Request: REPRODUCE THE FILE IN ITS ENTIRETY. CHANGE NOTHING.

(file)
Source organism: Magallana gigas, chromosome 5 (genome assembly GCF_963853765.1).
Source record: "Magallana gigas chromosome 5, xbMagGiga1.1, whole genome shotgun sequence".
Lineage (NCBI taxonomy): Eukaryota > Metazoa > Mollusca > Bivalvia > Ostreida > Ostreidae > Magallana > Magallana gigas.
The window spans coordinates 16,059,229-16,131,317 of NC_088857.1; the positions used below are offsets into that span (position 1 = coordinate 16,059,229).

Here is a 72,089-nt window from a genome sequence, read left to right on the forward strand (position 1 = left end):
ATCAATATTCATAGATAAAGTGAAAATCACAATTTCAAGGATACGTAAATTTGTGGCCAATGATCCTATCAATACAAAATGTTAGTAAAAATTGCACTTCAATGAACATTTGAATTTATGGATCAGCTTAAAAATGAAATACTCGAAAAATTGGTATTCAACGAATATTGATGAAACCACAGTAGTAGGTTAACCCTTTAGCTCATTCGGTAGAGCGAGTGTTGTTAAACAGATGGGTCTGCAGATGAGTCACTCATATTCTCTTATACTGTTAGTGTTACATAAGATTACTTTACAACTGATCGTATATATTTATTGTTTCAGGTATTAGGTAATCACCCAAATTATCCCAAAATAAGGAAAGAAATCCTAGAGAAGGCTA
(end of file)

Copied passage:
Source organism: Magallana gigas, chromosome 5 (genome assembly GCF_963853765.1).
Source record: "Magallana gigas chromosome 5, xbMagGiga1.1, whole genome shotgun sequence".
Lineage (NCBI taxonomy): Eukaryota > Metazoa > Mollusca > Bivalvia > Ostreida > Ostreidae > Magallana > Magallana gigas.
The window spans coordinates 16,059,229-16,131,317 of NC_088857.1; the positions used below are offsets into that span (position 1 = coordinate 16,059,229).

Here is a 72,089-nt window from a genome sequence, read left to right on the forward strand (position 1 = left end):
ATCAATATTCATAGATAAAGTGAAAATCACAATTTCAAGGATACGTAAATTTGTGGCCAATGATCCTATCAATACAAAATGTTAGTAAAAATTGCACTTCAATGAACATTTGAATTTATGGATCAGCTTAAAAATGAAATACTCGAAAAATTGGTATTCAACGAATATTGATGAAACCACAGTAGTAGGTTAACCCTTTAGCTCATTCGGTAGAGCGAGTGTTGTTAAACAGATGGGTCTGCAGATGAGTCACTCATATTCTCTTATACTGTTAGTGTTACATAAGATTACTTTACAACTGATCGTATATATTTATTGTTTCAGGTATTAGGTAATCACCCAAATTATCCCAAAATAAGGAAAGAAATCCTAGAGAAGGCTA